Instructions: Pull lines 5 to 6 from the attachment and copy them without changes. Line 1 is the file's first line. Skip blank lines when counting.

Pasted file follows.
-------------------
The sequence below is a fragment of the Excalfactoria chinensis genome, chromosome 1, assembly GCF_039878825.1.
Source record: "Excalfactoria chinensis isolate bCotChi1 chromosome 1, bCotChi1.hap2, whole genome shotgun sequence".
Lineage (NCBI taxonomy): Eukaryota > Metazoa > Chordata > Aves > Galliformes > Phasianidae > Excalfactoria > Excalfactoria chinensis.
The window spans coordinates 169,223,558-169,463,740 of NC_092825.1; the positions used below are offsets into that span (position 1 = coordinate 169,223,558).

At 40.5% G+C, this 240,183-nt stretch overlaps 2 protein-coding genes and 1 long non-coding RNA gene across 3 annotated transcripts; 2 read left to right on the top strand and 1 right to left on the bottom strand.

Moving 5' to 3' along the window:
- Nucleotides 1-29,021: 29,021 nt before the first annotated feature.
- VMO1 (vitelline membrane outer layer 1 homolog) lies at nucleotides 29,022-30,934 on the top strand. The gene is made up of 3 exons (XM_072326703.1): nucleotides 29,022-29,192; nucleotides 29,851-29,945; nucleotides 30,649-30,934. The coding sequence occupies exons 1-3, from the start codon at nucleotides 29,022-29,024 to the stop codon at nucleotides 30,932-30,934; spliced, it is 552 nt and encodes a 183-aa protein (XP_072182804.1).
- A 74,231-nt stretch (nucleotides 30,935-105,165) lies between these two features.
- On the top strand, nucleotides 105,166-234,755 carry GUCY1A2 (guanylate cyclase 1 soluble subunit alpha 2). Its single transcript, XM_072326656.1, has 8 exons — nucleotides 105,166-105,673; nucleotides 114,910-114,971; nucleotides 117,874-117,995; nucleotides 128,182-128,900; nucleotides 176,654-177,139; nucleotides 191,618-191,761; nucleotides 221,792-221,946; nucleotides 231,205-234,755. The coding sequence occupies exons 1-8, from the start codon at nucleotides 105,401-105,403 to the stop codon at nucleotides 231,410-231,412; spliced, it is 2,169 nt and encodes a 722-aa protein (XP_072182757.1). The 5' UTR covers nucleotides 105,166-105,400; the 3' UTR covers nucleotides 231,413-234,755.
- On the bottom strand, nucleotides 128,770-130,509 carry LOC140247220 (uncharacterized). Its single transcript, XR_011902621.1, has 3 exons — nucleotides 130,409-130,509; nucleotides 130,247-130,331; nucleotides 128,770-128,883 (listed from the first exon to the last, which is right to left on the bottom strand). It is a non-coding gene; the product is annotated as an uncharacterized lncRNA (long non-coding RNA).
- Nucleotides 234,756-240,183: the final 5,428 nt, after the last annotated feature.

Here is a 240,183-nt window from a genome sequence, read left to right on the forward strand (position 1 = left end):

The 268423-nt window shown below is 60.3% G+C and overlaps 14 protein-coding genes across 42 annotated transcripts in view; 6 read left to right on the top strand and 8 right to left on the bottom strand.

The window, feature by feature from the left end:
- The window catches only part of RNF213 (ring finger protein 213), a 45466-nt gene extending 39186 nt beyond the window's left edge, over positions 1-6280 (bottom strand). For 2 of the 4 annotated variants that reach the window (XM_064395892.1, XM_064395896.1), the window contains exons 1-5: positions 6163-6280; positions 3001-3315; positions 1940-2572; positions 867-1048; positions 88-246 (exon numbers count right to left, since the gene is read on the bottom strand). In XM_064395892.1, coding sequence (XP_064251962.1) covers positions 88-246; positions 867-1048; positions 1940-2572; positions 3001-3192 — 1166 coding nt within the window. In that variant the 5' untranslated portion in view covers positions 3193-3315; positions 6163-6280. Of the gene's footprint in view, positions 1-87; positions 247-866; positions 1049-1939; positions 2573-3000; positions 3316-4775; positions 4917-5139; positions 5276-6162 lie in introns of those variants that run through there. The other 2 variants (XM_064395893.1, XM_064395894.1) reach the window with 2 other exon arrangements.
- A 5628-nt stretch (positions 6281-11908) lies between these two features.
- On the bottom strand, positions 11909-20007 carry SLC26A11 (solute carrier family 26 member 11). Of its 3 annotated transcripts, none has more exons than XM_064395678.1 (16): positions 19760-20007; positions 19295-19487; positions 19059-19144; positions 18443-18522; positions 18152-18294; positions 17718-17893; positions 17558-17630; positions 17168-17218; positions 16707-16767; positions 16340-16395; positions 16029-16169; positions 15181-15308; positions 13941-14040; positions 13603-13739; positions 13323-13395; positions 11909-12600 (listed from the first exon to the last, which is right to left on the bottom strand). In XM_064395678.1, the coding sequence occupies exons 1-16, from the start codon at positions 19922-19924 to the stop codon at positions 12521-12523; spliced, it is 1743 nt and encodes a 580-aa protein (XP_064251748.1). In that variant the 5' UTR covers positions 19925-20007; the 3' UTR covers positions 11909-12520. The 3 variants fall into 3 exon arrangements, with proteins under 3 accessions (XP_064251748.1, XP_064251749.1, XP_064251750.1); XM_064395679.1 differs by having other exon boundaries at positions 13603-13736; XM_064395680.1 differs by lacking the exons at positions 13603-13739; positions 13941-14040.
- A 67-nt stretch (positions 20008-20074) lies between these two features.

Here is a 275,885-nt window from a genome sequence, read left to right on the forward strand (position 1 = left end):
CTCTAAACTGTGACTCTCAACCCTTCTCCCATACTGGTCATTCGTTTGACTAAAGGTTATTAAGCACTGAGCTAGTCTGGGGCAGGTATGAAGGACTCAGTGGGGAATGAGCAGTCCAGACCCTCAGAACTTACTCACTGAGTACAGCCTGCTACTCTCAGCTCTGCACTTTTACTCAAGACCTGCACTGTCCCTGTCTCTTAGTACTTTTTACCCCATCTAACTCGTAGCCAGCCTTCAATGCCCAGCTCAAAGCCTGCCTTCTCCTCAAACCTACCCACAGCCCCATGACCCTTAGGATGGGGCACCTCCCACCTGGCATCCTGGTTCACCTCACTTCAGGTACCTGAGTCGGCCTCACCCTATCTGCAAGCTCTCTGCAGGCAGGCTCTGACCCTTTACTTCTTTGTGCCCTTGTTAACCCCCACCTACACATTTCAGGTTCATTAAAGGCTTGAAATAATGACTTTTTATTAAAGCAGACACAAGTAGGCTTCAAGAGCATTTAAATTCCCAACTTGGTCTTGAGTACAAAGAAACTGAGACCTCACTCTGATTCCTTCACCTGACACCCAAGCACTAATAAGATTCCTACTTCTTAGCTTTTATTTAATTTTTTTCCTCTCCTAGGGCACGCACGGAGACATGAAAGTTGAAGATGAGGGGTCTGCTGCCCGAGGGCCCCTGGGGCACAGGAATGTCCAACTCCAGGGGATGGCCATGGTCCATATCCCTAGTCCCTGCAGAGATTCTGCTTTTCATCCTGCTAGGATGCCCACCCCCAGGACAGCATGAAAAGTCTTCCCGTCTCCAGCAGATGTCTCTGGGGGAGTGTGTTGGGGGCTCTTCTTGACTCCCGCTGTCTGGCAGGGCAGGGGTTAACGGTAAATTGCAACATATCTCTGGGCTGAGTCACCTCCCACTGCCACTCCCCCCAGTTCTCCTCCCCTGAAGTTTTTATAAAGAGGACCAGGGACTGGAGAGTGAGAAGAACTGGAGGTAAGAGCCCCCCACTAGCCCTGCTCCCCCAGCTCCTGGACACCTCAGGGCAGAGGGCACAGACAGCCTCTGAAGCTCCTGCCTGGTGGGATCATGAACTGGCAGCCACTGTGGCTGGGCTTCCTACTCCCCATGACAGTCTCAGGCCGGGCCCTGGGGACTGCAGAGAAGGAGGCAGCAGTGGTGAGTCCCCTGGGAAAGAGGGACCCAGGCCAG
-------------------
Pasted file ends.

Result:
At 40.5% G+C, this 240,183-nt stretch overlaps 2 protein-coding genes and 1 long non-coding RNA gene across 3 annotated transcripts; 2 read left to right on the top strand and 1 right to left on the bottom strand.

Moving 5' to 3' along the window: